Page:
Even a 40-watt light bulb can decrease melatonin levels, she says. Of all stimuli, light has the greatest influence on sleep by keeping the brain’s visual cortex activated. Although no one wants to hear it, she advises against reading in bed. Read in the living room, or in your dorm’s common room, until you get tired, she suggests.
In addition to something as easily remedied as light intrusion, the causes, or as Hammond puts it, “flavors,” of insomnia include sleep disruption from a stressful event such as the death of a loved one, clinical depression, or chronic pain. But most young insomniacs have sleep patterns that went out of whack early in life, propelling them into a cycle of expectation of failure, until simply trying to fall asleep is stressful.
“Most of the recommendations you get from valid websites” such as Sleep and You are pretty standard, says Hammond.
“We certainly know that caffeine impacts sleep, and we know that amphetamines, chocolate, and light affect sleep. It’s pretty well validated that alcohol can help you fall asleep, but later it causes sleep fragmentation, and over the long term excessive drinking can affect REM sleep, when 80 percent of dreaming occurs.” So, she warns: no nightcaps.
No one needs convincing that sleep deprivation is bad, but students may not be aware of just how dangerous skimping on those seven to nine hours can be. At a Got Sleep? workshop sponsored by BU’s Educational Resource Center last fall, Hasmeena Kathuria, a MED assistant professor of medicine, warned that on four hours of sleep, the effects of one beer approximate that of a six-pack, that almost two thirds of car accidents are related to sleep deprivation, and that the peak age for falling asleep behind the wheel is 20.
And pulling an all-nighter is physiologically as ill advised as shooting oneself in the foot. Kathuria explained that staying up all night before an exam is “like taking an exam legally drunk.” One study at the Stanford University Center for Human Sleep Research found that students who pulled all-nighters had lower GPAs, but that academic performance improved with more sleep time.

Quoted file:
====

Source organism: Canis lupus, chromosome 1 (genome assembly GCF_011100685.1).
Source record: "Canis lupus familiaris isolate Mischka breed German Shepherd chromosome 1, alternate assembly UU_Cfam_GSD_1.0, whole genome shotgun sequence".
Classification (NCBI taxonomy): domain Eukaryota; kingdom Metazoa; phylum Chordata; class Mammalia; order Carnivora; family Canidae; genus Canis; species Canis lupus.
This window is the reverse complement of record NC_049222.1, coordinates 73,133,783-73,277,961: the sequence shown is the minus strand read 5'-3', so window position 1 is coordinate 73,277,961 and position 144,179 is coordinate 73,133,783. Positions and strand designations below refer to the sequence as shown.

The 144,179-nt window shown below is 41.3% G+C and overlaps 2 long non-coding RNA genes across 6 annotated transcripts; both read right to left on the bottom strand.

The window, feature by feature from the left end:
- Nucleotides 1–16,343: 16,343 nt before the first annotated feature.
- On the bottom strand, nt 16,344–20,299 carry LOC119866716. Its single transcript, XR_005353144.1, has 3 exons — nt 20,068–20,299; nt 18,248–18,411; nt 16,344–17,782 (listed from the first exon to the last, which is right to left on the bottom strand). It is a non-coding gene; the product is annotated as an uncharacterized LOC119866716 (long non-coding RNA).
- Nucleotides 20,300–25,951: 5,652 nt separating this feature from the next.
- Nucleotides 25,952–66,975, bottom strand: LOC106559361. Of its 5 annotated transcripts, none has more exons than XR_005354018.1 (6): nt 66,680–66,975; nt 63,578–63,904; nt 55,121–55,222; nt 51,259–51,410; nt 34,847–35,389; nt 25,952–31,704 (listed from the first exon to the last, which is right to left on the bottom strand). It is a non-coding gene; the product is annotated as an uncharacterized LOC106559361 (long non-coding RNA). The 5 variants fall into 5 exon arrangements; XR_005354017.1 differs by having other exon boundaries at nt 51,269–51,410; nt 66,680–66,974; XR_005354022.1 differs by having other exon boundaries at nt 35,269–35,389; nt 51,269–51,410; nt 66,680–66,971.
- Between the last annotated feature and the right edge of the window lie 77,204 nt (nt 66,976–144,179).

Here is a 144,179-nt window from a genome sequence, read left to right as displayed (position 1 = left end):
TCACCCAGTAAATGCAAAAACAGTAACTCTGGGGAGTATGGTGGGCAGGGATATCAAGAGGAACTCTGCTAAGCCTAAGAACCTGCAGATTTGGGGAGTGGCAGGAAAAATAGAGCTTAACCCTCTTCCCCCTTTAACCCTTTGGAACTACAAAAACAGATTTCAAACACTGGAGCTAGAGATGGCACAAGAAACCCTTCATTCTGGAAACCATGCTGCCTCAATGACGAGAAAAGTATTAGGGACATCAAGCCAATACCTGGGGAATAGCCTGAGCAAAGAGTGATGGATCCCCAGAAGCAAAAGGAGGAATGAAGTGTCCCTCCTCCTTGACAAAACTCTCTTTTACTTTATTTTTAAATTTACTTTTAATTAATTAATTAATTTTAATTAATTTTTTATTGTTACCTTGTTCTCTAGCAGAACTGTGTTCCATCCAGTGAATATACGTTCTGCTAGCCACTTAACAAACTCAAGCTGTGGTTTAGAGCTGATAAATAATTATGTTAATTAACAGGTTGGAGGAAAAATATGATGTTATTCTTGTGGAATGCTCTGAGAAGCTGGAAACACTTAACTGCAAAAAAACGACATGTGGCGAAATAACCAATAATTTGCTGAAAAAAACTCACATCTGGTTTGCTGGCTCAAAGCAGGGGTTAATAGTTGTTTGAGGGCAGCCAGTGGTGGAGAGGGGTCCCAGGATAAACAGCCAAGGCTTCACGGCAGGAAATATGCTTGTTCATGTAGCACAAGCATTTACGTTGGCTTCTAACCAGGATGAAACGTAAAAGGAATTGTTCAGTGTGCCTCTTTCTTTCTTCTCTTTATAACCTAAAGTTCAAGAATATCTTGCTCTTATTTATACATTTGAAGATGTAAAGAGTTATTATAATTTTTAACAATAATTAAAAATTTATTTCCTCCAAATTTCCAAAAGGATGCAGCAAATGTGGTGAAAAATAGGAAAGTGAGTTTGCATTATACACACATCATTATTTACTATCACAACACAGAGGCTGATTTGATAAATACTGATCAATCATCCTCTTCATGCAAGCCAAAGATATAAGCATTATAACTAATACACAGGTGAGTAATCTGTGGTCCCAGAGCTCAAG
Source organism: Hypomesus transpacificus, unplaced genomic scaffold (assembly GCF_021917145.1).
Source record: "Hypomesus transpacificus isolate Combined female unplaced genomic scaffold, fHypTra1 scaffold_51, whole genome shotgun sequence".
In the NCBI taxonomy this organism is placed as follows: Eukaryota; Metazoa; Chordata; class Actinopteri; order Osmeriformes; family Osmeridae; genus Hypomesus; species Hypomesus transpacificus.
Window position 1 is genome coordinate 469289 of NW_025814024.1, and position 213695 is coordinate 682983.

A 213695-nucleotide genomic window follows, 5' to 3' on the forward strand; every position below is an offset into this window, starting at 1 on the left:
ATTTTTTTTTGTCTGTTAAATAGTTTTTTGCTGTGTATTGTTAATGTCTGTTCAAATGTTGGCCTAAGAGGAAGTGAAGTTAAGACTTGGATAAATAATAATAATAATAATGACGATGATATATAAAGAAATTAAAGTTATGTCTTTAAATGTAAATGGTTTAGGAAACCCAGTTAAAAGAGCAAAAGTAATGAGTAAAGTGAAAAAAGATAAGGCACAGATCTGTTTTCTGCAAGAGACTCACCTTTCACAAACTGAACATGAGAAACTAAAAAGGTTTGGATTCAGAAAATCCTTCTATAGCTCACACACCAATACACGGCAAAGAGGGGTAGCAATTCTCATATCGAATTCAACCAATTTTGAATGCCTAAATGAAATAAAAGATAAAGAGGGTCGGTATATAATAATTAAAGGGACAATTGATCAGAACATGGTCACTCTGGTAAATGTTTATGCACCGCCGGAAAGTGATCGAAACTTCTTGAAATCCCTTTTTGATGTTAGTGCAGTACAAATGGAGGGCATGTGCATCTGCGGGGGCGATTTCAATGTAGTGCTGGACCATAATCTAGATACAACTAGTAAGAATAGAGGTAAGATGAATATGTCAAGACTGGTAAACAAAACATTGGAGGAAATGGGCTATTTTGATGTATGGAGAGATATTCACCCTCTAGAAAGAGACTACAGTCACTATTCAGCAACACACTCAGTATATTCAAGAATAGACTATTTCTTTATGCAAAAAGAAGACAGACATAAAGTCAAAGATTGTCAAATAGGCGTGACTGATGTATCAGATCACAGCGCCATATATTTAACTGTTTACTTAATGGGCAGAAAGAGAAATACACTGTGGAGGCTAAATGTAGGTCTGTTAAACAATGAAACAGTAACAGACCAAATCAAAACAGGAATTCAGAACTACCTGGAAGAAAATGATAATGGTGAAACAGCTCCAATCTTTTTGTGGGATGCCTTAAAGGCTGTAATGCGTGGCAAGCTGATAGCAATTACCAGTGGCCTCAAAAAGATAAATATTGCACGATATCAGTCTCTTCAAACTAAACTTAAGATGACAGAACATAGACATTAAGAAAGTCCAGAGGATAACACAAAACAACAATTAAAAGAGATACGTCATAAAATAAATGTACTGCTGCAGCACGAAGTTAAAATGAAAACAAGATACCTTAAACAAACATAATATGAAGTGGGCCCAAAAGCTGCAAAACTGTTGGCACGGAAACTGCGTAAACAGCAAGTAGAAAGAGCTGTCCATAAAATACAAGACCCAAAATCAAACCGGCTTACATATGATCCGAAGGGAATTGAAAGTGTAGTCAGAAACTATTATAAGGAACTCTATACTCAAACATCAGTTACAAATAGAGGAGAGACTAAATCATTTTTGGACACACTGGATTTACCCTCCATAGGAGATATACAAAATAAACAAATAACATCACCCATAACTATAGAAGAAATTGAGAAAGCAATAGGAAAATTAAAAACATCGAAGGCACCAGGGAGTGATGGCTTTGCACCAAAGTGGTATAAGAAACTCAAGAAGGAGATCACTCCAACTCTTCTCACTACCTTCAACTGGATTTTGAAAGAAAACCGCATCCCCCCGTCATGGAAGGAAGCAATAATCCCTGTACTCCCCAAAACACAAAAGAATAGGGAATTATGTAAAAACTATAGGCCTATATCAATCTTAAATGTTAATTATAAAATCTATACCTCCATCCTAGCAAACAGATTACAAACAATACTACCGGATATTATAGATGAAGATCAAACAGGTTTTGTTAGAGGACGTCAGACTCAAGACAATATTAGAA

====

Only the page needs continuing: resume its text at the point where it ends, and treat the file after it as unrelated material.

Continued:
Poor performance is just one concern. Over the long term, sleep deprivation causes a spike in a hormone associated with carbohydrate cravings. “That’s why you see the long line for caramel lattes at Starbucks at four every afternoon,” said Michelle George, wellness coordinator at BU’s Student Health Services, who spoke at the Got Sleep workshop. And when students stay up late they’re likely to crave fried foods in the morning, Kathuria said. A chronic sleep deficit can lead to greater insulin resistance and diabetes, even cardiovascular disease and stroke, she warned.
According to experts, most people without insomnia go to bed and wake up at about the same time every day, underscoring the importance of keeping to a sleep schedule. “The people who sleep best,” Hammond says, “are the farmers who go to bed when it gets dark and wake up with the roosters.”
Insomnia and interrupted sleep are best treated behaviorally, says Hammond, who often refers otherwise healthy patients to cognitive therapists. Sometimes the problem will disappear after a person cuts back on caffeine and alcohol and creates a space only for what she calls “sleeping and intimacy. And that’s it.” The Sleep Foundation’s recommendations for a healthy sleep regimen include: set and stick to a sleep schedule; expose yourself to bright light in the morning and avoid it at night; exercise regularly but avoid vigorous exercise close to bedtime; create a relaxing bedtime routine; keep a “worry book” next to your bed so you can write concerns down instead of lying awake obsessing about them; and treat bed as a sanctuary. And unless you work nights, sleep doctors advise against naps, but if you need to collapse for an hour or so, do it before 3 p.m.